The Debtors, who are dual citizens of the United States and Canada, currently reside in the United States. The Debtors began their professional careers in Canada in the late 1950s. They moved to the United States in 1988. They worked in the United States from 1989 until 2006 when they both retired. The Debtors have contributed to both countries’ Social Security programs. The Debtors are now over the age of 65 and they receive benefits from both nations’ old-age social insurance programs. The Debtors’ United States Social Security payments are
—————-5 All dollar amounts are in U.S. dollars. 6 If the Canadian retirement benefits are included in the calculation of projected disposable income, then the Debtors would be required to contribute an additional $97,889.40 into the Plan. Page 4
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adjusted by the Social Security Administration to account for their Canadian Social Security payments. The Debtors argue that, as their U.S. benefits are already reduced by the Social Security Administration to account for the Canadian benefits they receive, the Canadian benefits should be treated as interchangeable with U.S. Social Security under the Bankruptcy Code. They maintain that the inclusion of the Canadian benefits in the Debtors’ calculation of current monthly income would effectively amount to an inclusion of U.S. benefits, which is clearly prohibited by the Bankruptcy Code.
Both the United States and Canada have established social insurance programs to provide a dependable source of monthly income for their elderly citizens. Helvering v. Davis, 301 U.S. 619, 641-42 (1937); Canada Pension Plan, R.S.C. 1985, c. C-8 s. 3(1). The United States and Canada signed a treaty in 1981, which became effective on August 1, 1984, providing for the equal treatment of each nation’s benefits under their respective social insurance programs under the laws of both nations. Agreement with Respect to Social Security, U.S.-Can., Mar. 11, 1981, 35 U.S.T. 3403, TIAS 10 8 63, 1469 UNTS 249 (the “Treaty”). The Treaty is an international bilateral agreement that remains in effect between the countries. Treaties in Force, U.S. Dept. of State (2013). Article IV of the Treaty provides: “Unless otherwise provided in this Agreement, the persons designated in Article III (A), (B), (C) or (D) who reside in the territory of either Contracting State shall, in the application of the laws of the Contracting State, receive equal treatment, with respect to the payment of benefits, with the nationals of the Contracting State.” Treaty, art. IV § 1, Mar. 11, 1981, 35 U.S.T. 3403, TIAS 10 8 63, 1469 UNTS 249. “Benefit” is defined in the Treaty as “any benefit provided for under the laws of either Contracting State.” Id. art. I § 7. The United States law to which the defined term ”benefit” refers is identified in Article II of the Treaty as “the Social Security Act and regulations pertaining thereto.” ThePage 5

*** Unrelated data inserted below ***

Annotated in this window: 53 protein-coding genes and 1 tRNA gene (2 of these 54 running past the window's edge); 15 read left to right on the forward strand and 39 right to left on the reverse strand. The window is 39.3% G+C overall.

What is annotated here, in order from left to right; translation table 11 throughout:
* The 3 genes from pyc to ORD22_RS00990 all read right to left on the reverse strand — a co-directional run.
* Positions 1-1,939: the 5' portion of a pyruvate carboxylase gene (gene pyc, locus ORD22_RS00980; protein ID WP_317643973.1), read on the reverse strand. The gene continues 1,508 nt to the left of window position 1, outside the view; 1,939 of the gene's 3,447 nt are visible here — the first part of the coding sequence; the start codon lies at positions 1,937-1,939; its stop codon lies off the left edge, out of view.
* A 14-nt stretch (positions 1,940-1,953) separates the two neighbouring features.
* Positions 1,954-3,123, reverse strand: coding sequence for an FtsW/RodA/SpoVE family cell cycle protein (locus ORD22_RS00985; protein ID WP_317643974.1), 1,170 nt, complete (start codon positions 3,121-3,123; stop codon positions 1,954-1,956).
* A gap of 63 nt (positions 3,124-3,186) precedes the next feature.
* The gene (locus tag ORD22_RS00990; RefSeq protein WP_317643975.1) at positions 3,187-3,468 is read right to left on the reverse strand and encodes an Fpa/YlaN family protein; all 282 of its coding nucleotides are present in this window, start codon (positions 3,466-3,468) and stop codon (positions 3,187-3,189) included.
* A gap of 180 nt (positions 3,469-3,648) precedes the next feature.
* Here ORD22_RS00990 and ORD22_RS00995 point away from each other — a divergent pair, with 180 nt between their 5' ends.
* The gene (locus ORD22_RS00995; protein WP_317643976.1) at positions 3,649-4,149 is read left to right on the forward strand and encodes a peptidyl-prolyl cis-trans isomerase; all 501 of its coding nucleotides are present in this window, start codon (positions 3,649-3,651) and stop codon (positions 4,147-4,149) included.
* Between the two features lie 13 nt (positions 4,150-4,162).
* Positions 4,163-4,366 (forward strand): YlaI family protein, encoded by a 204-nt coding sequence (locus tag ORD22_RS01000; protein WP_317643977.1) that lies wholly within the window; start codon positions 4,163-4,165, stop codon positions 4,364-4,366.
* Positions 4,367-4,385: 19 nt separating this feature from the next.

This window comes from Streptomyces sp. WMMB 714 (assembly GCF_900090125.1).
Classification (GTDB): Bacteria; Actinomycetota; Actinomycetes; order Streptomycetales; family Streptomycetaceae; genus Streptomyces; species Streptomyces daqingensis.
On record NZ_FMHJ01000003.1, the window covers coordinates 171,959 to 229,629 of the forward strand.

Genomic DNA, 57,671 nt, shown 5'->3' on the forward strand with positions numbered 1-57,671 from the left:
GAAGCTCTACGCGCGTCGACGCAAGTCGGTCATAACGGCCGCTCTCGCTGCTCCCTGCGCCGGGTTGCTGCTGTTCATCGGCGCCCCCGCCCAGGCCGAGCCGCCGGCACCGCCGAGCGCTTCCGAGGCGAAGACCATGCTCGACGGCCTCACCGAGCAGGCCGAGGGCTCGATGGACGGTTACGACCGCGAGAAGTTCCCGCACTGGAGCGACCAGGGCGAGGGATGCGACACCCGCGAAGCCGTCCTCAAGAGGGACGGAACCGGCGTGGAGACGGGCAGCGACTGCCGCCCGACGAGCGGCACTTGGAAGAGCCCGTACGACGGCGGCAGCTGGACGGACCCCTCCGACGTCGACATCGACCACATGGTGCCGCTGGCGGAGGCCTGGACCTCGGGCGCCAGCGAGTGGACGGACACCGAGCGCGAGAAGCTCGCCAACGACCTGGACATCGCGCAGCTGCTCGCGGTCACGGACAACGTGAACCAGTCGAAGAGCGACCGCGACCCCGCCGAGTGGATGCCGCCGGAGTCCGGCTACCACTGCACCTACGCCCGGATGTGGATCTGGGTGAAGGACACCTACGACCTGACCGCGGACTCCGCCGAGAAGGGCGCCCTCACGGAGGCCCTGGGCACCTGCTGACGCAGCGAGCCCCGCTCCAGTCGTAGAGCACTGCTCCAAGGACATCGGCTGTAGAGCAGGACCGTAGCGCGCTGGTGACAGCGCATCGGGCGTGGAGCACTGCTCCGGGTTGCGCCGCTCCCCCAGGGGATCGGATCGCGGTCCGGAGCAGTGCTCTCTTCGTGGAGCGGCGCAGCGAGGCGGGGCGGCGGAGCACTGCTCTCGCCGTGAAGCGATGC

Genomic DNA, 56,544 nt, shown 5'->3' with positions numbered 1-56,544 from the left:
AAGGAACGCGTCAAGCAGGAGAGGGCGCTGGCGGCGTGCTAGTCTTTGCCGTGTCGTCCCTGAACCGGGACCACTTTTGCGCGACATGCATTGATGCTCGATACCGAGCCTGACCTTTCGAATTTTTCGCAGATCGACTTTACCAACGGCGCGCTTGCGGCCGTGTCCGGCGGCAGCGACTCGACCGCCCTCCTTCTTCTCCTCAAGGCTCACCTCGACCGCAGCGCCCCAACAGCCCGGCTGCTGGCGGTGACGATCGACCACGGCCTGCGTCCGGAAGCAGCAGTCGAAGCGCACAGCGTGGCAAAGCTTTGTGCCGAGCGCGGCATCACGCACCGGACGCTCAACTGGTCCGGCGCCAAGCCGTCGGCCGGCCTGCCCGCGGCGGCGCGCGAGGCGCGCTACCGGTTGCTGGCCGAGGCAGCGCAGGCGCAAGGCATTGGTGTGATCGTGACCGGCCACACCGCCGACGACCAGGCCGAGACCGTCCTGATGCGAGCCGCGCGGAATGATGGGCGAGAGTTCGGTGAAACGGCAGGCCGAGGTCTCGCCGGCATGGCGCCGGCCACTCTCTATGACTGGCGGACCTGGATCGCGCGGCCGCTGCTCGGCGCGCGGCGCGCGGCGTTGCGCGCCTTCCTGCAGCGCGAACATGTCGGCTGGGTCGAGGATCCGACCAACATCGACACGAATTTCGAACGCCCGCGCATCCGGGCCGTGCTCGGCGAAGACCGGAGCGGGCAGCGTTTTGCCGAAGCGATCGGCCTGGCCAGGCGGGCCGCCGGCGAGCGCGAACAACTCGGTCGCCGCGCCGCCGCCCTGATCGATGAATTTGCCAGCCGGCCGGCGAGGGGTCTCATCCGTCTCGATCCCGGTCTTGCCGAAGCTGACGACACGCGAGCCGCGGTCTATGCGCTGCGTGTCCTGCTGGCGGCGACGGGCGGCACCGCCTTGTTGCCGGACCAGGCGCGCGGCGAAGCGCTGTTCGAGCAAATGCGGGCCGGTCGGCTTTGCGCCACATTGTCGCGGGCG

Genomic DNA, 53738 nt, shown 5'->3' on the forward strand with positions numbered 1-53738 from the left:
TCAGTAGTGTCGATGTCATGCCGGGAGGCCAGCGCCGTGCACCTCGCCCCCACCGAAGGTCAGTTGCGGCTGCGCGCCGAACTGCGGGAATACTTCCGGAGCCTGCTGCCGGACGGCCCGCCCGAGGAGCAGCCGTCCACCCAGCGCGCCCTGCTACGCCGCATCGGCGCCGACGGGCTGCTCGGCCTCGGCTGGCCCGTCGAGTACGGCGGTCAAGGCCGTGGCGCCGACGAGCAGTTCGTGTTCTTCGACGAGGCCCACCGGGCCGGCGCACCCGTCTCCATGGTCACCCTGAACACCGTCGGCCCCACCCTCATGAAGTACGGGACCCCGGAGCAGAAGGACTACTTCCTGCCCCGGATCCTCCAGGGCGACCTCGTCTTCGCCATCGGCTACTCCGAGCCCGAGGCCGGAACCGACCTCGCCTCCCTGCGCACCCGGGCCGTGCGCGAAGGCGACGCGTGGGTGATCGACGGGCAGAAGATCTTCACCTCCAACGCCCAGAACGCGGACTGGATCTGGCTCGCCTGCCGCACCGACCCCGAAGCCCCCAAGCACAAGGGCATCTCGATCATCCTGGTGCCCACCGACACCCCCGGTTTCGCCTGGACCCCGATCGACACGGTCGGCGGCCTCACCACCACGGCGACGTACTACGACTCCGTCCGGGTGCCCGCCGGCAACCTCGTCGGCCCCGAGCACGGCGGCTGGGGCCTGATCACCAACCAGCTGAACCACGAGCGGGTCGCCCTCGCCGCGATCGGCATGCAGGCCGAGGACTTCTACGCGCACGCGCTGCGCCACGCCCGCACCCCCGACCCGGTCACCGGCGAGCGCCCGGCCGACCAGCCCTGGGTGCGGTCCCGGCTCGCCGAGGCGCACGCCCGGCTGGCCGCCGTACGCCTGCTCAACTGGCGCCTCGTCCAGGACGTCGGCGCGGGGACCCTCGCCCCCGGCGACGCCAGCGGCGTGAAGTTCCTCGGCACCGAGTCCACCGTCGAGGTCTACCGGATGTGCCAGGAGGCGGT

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Canadian laws to which the defined term ”benefit” refers are identified in Article II of the Treaty as the Old Age Security Act and the Canadian Pension Act and regulations pertaining to both. The Trustee does not dispute that Social Security income is excluded from the calculation of projected disposable income under Chapter 13 of the Bankruptcy Code. Ranta v. Gorman, 721 F.3d 231, 235 (4th Cir. 2013). The exclusion serves to insure that elderly debtors will be able to rely on the availability of their social insurance benefit no matter how dire their financial circumstance. In re Kramer, 697 F.3d 1314, 1319 (10th Cir. 2012); Baud v. Carroll, 634 F.3d 327, 345 (6th Cir. 2011), cert denied 132 S.Ct. 997 (U.S. 2012); In re Carpenter, 614 F.3d 930, 936 (8th Cir. 2010).